From Hotline editors Chuck Todd and John Mercurio:
SPECIAL NEWS ANALYSIS: The Foley Follies
It’s been a long 48 hours for the House Republican leadership. It all started when the media began reporting on the inappropriate email and instant message exchanges between now-ex-Rep. Mark Foley (R-FL) and an underage teenager.
Let’s first agree that what Foley did was wrong, predatory and possibly illegal. And the resulting decision by Foley to resign was not only appropriate, it may be the least of the punishment, depending on whether a criminal investigation is seriously pursued.
But what’s given the House GOP leadership headaches today and possibly for the rest of the election cycle is the series of events that took place nearly a year ago when news of some initial questionable contact between an underage House page and Foley were first unearthed.
The timeline of what Speaker Dennis Hastert knew and when he knew it, has seemed to change throughout the last 48 hours. Late 9/30 p.m., the Speaker’s office released a fairly detailed explanation of when Speaker’s office first learned of the complaint. (See below post). But the explanation doesn’t answer every question.
For instance, clearly, Foley’s actions raised enough alarm bells that a number of investigating actions were started late last year and in early spring. In addition, ABC News reports that the 16-year-old page had been warned to watch out for Foley, suggesting that the congressman's behavior was an open secret among the folks that ran the page program. If this is true, it implies Foley’s behavior was more systematic and known. If so, how many members of the House GOP Conference aware?
Rep. Rodney Alexander (R-LA) was concerned. As he raised the issue with a number of key folks, including the clerk and NRCC Chair Tom Reynolds.
Reynolds was concerned enough that he made sure to alert Hastert. Now, Hastert, even today, doesn’t recall the conversation with Reynolds but doesn’t dispute Reynolds’ recall.
What isn’t clear is why no one other the clerk of the House and GOP Rep. John Shimkus (R-IL), the member in charge of the Page program, directly spoke with Foley.
More importantly, and this question may decide whether Republicans retain control of the House, how thorough was the investigation conducted by the clerk and Shimkus? What exactly did that "investigation" discover and/or conclude? It only took ABC News about a day to go from knowing nothing to knowing, well, too much about the contact Foley had with underage pages.
Politically, how will this affect the Democratic effort to revive the "culture of corruption" mantra that had lost steam this summer?
Let’s give everyone involved the benefit of the doubt. Then the worst the House GOP leadership is guilty of is a lack of curiosity and of maintaining a “culture of institutionalism” where members are always given the benefit of the doubt. But is the benefit of the doubt members are given the same standard the general public is held to under similar circumstances? And are voters really in the mood to give Congress anything close to a “benefit of the doubt?”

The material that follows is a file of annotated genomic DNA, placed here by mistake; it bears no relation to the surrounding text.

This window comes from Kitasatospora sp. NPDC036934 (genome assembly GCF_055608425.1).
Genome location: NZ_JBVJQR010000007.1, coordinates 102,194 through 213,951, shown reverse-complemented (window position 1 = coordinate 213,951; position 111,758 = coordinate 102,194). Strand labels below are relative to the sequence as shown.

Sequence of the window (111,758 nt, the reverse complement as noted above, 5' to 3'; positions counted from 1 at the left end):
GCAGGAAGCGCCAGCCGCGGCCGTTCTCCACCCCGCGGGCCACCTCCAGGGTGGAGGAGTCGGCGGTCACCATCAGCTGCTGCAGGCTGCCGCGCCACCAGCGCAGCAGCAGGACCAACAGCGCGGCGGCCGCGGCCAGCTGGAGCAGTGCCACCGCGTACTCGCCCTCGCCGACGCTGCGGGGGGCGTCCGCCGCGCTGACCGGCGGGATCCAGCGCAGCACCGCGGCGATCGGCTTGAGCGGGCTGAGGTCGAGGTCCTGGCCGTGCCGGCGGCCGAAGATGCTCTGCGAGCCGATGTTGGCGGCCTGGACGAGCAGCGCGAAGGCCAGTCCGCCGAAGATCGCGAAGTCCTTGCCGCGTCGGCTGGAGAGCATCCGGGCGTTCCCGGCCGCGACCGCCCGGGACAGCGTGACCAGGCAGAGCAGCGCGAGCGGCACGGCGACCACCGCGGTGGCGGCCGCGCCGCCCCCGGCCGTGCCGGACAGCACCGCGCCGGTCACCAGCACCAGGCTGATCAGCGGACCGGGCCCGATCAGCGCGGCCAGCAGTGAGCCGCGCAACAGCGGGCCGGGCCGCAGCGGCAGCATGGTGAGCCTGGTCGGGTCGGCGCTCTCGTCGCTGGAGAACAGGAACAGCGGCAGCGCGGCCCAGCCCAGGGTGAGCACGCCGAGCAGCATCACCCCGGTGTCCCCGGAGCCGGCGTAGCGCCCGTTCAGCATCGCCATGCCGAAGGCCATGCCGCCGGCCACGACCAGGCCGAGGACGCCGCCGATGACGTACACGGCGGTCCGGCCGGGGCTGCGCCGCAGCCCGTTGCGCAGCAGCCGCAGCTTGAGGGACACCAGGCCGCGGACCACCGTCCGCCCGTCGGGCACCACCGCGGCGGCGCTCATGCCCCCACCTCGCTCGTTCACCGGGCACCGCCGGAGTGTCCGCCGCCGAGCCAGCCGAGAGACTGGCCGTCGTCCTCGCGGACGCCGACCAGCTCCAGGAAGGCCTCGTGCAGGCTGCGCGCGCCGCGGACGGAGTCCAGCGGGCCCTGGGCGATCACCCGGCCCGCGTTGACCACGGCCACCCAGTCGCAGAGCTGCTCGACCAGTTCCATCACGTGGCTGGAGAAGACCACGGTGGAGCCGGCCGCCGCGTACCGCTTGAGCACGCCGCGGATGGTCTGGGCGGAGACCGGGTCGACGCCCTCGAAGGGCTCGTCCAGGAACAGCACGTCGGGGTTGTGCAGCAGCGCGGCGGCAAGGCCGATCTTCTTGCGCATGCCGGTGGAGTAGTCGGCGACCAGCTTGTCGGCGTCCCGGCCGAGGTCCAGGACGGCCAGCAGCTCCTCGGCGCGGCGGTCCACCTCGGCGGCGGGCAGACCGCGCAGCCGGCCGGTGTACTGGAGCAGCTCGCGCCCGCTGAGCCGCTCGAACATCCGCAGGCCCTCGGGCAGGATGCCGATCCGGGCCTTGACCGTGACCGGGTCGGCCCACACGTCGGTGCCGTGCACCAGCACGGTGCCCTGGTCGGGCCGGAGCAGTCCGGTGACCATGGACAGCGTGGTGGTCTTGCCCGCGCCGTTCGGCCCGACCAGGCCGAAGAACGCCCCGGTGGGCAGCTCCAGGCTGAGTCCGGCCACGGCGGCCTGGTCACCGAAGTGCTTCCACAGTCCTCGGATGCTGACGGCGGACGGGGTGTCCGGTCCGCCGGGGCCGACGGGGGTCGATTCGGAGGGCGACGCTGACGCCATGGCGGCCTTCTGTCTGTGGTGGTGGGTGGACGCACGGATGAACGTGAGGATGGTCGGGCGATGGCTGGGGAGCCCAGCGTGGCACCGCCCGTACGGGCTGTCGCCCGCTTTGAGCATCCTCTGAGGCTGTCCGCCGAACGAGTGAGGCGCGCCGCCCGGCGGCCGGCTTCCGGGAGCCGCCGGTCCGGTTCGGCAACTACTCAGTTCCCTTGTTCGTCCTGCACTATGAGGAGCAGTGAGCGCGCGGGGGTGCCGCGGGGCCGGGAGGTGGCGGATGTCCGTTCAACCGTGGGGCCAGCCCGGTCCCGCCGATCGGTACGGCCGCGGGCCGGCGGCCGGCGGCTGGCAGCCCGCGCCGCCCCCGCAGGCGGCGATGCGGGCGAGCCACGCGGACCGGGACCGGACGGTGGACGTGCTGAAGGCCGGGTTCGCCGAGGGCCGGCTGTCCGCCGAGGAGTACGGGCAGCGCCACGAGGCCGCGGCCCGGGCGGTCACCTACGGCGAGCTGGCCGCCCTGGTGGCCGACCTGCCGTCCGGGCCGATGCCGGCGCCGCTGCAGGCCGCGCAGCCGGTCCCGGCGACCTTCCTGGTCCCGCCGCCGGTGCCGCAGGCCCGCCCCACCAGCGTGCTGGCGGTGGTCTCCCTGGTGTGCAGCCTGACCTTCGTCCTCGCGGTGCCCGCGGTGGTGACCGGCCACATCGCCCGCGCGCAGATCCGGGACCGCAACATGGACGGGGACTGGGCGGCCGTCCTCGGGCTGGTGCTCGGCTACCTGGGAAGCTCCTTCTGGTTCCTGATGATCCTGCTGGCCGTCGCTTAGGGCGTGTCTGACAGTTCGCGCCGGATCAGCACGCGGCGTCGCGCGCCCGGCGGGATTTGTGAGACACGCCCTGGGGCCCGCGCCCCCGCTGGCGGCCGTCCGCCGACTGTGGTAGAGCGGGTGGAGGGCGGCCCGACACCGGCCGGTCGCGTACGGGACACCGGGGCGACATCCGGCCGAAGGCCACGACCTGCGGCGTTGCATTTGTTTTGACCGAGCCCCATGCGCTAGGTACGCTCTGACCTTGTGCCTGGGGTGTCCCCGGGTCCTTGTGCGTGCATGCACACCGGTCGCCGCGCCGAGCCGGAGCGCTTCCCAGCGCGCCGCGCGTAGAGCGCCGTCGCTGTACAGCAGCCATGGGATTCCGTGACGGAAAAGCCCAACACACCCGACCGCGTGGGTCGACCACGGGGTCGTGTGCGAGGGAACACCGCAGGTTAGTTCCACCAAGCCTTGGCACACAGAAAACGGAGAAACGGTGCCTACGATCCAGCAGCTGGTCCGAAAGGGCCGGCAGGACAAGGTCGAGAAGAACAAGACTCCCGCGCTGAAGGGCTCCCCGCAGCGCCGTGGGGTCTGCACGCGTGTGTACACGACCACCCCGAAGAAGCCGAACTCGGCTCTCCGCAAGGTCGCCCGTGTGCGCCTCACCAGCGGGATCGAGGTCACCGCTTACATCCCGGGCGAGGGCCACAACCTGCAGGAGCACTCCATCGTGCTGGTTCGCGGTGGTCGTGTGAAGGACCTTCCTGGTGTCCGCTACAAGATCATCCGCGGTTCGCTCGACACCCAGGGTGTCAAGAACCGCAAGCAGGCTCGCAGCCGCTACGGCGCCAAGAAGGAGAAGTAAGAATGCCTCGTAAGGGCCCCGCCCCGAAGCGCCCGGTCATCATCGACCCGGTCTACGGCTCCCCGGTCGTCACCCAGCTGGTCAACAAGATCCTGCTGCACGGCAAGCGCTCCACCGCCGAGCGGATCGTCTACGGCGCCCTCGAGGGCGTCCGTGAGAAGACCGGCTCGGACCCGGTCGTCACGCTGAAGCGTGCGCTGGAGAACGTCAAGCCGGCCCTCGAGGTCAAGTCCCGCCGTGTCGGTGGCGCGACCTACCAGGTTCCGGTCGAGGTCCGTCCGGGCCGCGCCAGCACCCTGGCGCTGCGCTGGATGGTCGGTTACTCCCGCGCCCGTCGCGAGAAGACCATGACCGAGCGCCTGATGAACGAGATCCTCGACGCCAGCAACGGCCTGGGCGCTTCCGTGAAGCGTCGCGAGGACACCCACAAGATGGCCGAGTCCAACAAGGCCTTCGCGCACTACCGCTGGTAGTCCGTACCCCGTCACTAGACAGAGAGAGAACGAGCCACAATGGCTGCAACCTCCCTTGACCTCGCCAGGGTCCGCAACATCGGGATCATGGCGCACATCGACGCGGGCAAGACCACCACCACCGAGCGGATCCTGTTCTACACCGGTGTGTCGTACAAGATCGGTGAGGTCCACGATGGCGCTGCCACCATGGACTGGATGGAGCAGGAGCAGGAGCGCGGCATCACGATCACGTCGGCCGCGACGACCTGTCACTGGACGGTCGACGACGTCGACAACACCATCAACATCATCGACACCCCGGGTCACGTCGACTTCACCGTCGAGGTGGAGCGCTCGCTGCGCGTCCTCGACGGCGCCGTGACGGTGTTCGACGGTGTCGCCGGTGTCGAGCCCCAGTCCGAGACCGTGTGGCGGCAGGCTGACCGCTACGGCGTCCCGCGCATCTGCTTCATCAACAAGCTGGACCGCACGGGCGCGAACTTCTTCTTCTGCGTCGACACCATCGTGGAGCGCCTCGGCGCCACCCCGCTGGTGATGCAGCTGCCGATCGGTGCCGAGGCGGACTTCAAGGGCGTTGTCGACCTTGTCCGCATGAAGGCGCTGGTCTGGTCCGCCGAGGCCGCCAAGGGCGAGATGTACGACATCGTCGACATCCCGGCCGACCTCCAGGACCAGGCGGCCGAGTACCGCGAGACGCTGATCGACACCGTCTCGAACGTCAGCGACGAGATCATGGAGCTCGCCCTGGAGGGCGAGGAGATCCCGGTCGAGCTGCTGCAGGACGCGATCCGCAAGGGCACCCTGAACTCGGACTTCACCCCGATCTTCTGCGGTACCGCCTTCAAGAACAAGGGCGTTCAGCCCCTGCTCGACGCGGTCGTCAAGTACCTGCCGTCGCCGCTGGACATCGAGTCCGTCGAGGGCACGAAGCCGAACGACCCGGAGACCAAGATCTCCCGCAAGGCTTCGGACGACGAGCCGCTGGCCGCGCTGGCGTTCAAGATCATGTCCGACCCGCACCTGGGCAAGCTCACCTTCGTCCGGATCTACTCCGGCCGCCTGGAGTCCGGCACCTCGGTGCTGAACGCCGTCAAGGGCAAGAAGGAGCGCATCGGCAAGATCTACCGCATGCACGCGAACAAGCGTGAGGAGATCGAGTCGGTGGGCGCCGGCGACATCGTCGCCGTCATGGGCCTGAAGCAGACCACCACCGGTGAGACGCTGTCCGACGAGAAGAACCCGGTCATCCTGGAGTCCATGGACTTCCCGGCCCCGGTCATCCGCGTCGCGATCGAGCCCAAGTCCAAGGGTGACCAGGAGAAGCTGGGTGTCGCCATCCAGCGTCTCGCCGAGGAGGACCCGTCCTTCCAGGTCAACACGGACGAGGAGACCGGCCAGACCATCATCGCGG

Read carefully the details Hastert’s office released regarding how they investigated the allegation. Is it really the regular practice of the House GOP leadership staff to keep the Speaker out of the loop when it comes to questionable conduct by Members?
Hastert is notoriously slow when encouraging a wounded member of his party to get going. From Tom DeLay to Bob Ney, Hastert never seems willing to push members into what needs to be done. Now, in all three recent cases (DeLay, Ney and Foley), the member eventually did the right thing -- but at a politically painful pace.
Hastert, for better or worse, is an institutionalist. As the release below shows, he allows the system to work even when it appears the system doesn’t work very fast, and unfortunately for him, very well.
A coach should know when a member of his team is in trouble. Hastert probably regrets that he didn’t speak directly to Foley and at least given Foley the chance to lie directly to his face.
It’s important to note that when the House GOP leadership first apparently learned of something amiss with Foley and a page, the GOP leadership team was in flux. Roy Blunt was the acting Majority Leader fighting with John Boehner to keep the job permanently.
Did the House GOP leadership vacuum that was created by DeLay’s departure lead to a situation where no one was calling the political shots? And did that sense of chaos create anxiety, preventing Republicans from taking the steps necessary to protect these underage pages?
No doubt, every member of the House GOP leadership that knew of this Foley problem before this week regrets not pursuing a more thorough investigation. But isn’t the argument Democrats will now make when reviving the “culture of corruption” tagline (or even a “culture of arrogance of power” tagline) is that the House GOP leadership just doesn’t have the capacity or the intellectual curiosity to investigate questionable activity, whether it involves a member of their own caucus or more serious public policy concerns like the war in Iraq?